Though I can hardly do justice to all of these volumes in a single review, one in particular deserves attention for its unprecedented cross-cultural reach. Marwa Elshakry and Sujit Sivasundaram's Volume 6 --on Science, Race, and Imperialism-- tackles a well-established subfield in Victorian literature and science studies, but re-orientates it through a focus on the colonial and global reception and syncretic appropriation of -- rather than subjugation to -- Western scientific discourse. Thus, in addition to seminal pieces of travel writing and exploration literature by white British authors, they include accounts of British technology and scientific theory penned by Parsi naval engineers, Brahmin administrators, Arab scientific popularizers, Indian nationalists, and the Shah of Persia; they even translate and incorporate a rare Ceylonese devotional poem, originally inscribed on a palm leaf, which praises the sacred aspects of a new road works project linking Colombo and Kandy.
Building upon the enfranchising momentum of Volume 5 (on women, children, and laborers), this editorial approach radically and dramatically expands the constituency of Victorian science, showing how non-Europeans within and beyond Britain's empire entered into dialogue with scientific naturalism, evolutionary theory, and technological development. Exhibiting fascinating early attempts to breach the hardening and doubly bifurcated two-culture divide from the imperial margins, the volume includes items such as Bal Gangadhar Tilak's 1906 speech on the synthesis of Western science and Hinduism. "Recently it has been our great pleasure," Tilak declared to his audience at Benares, "to see that Sir Oliver Lodge and Mayor and others have declared that the soul does not die with the body; so much now they are convinced of. Modern science accepts the doctrine of karma if not reincarnation" (6: 355). Another potential candidate for Volume 8, Tilak's vision of a karmic natural science demonstrates the remarkable flexibility of nineteenth-century science in its travels across continents and competing ontological zones.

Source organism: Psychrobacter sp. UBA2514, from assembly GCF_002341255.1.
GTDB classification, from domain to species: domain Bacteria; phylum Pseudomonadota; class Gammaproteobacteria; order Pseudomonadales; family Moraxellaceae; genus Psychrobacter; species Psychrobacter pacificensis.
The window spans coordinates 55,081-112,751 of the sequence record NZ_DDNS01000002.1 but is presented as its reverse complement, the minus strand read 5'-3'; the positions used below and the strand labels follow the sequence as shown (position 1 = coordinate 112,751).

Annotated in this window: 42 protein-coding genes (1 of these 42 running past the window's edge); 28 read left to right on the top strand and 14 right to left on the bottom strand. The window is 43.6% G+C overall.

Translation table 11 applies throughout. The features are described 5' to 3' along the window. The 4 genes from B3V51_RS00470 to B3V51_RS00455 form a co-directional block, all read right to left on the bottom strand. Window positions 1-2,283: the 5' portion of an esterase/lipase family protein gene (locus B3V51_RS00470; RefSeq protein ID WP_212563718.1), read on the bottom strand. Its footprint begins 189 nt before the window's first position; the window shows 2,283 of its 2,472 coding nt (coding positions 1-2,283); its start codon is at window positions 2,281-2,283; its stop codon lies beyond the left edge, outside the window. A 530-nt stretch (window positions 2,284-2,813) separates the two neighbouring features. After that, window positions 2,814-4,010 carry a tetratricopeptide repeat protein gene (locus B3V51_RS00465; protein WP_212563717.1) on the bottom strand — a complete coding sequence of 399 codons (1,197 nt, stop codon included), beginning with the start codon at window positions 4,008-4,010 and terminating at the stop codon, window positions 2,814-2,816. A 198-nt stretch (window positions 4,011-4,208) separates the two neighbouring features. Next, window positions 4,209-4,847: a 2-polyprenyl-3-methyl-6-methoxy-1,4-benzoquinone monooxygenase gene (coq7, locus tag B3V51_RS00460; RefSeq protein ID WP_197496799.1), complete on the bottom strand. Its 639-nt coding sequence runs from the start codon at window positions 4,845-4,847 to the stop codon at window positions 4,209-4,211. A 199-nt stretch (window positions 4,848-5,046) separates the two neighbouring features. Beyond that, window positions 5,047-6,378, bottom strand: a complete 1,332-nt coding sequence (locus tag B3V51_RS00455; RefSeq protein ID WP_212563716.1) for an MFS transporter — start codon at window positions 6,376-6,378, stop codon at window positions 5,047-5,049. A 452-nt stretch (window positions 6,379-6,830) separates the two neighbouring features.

The focus on new and original voices both in this volume and the others largely compensates for the absence of canonical texts throughout the series. Clearly the editors sought to stake out a territory different from that covered in previous anthologies, and thus sensibly left out, for example, the most oft-quoted passages from Charles Darwin's The Origin of the Species (1859) and The Descent of Man, and Selection in Relation to Sex (1871). Nonetheless, these exclusions sometimes seem jarring. Although Francis Galton's writing is excerpted briefly in Volumes 2 and 6, nowhere do we find his monumental Inquiries Into Human Faculty and Its Development (1883), which first named the new science of eugenics that would have such far-reaching and devastating consequences for subsequent social and scientific thought. Given the presence of eugenics-themed fiction in the set-- Grant Allan's "The Child of the Phalanstery" (1884), for instance-- this exclusion seems peculiar. Also, Robert Chambers's Vestiges of the Natural History of Creation (1844) is curiously left out of Volume 4, which is dedicated to evolutionary epic, the very genre that Chambers's book is said to have "created . . . in its modern form" (Bernard Lightman, Victorian Popularizers of Science  221).